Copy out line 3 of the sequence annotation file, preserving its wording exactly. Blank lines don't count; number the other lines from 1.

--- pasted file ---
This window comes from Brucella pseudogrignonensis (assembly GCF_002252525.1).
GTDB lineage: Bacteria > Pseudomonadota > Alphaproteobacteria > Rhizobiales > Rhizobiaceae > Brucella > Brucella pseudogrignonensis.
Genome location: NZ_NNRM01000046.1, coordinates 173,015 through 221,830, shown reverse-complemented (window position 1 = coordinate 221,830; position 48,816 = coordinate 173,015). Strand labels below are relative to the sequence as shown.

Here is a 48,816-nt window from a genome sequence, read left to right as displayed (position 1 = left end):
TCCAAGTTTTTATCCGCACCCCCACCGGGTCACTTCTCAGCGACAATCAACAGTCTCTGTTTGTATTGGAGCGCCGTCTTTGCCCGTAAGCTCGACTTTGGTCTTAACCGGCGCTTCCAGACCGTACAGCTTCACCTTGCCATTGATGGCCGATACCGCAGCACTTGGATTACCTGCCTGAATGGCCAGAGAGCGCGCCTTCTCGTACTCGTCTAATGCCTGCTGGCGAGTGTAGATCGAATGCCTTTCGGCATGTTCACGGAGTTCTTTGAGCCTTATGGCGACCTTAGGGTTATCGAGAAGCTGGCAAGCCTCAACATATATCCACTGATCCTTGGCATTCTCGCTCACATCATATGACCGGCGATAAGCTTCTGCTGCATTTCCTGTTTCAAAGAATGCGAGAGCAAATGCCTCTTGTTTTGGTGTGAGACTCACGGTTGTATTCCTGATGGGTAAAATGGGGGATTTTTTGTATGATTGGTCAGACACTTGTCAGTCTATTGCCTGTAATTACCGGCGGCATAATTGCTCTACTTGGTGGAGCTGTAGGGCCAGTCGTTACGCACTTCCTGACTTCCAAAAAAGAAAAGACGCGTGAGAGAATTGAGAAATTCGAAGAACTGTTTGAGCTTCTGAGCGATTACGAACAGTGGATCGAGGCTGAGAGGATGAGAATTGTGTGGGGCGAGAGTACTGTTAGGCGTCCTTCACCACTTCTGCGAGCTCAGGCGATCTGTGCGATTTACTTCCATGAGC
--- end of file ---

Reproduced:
Genome location: NZ_NNRM01000046.1, coordinates 173,015 through 221,830, shown reverse-complemented (window position 1 = coordinate 221,830; position 48,816 = coordinate 173,015). Strand labels below are relative to the sequence as shown.